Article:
North Arkansas fire departments receive funds to fight wildfires
Rural department stop wildfire spread at barn fire Tuesday
HARRISON, Ark. (KY3) - The Arkansas Department of Agriculture Rural Fire Protection program received over $279,500 to help volunteer departments fight wildfires.
The grant was made possible through the Agriculture Forestry Division. It benefits 87 rural fire departments, seven of which are in north-central Arkansas.
These kits include lightweight wildfire-resistant coveralls and gloves, hand rakes, back-pack water pumps, and leaf blowers.
“These items are meant to keep a firefighter lightweight and able to move,” said Tommy Creamer, Boone County Rural Fire Coordinator. “When you’re dealing with a wildfire, the circumstances change. You’re dealing with a whole new ball game. So you have to be prepared when that happens.”
Creamer, along with several other departments in the county, responded to a structure fire off Old Bergman Road. Neighbors say they heard a loud boom when the fire started. Investigators say nobody was inside at the time of the fire, and the origin is unknown.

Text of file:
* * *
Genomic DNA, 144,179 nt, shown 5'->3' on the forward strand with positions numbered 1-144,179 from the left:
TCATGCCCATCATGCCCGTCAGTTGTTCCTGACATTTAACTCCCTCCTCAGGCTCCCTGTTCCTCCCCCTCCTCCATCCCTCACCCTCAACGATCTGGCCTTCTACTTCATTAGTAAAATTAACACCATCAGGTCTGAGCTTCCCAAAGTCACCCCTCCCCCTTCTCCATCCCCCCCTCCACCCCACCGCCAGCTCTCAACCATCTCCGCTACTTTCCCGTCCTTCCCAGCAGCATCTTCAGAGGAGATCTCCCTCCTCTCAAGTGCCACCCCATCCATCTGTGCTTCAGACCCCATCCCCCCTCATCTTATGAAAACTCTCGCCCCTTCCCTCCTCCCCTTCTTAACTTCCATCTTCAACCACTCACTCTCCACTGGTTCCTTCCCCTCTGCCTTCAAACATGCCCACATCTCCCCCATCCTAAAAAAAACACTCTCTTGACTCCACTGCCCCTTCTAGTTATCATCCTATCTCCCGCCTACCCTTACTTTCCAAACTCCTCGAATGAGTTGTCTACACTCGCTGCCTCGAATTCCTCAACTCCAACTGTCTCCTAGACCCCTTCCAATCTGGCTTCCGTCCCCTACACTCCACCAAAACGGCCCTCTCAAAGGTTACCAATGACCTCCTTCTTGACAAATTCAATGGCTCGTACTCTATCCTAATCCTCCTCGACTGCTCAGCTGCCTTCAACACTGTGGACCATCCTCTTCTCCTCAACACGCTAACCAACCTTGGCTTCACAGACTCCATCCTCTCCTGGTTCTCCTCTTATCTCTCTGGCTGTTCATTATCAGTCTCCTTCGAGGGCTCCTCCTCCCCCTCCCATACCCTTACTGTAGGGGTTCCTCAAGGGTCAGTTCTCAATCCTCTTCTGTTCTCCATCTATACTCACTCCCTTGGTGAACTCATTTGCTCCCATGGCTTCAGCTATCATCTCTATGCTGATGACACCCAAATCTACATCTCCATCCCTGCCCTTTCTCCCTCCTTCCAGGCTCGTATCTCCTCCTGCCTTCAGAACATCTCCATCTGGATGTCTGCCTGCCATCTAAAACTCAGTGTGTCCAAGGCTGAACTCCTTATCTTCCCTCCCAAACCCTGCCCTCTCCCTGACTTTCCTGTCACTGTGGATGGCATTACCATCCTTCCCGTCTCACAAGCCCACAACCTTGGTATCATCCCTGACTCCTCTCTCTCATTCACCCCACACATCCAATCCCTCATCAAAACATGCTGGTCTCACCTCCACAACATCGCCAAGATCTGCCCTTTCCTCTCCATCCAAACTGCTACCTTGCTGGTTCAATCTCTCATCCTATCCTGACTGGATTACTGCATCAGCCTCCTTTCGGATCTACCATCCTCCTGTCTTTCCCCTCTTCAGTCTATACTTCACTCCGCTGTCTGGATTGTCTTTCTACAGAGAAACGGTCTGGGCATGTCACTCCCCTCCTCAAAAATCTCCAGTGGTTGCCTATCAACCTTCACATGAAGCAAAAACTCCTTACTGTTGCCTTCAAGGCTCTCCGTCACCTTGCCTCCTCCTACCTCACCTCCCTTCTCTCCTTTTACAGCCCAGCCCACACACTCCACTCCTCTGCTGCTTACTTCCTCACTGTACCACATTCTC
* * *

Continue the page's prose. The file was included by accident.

“I started thinking about it spreading to some of the other buildings and this field back here and trees and stuff,” said Owen Konrad, owner of the barn. “I called (911 Dispatch) back and said I think you guys should come out here to make sure it doesn’t spread.”
According to the forestry division, increased spread risks concern current dry conditions.
“There is a chance, especially if it is grown up around it, of the fire getting away from the structure and getting into the wild land,” said Creamer. “Then once it gets to the wildland, it can get to a lot of other structures. So it’s very important that we are all set up.”
Creamer says training and equipment are the top two things to be prepared for wildfires. A grant totaling nearly $280,000 benefiting seven North Arkansas agencies, including ones in rural Boone county.
“So it’s important that they learn how to fight fires that are not structure fires out on the wild land,” said Creamer. “Because they’re so many different factors involved once you get out into a wildland fire.”
There were no injuries from the barn fire, the building was a total loss. Konrad says he’d been working to clean up the barn from a previous owner, and the roof had caved in recent weeks.
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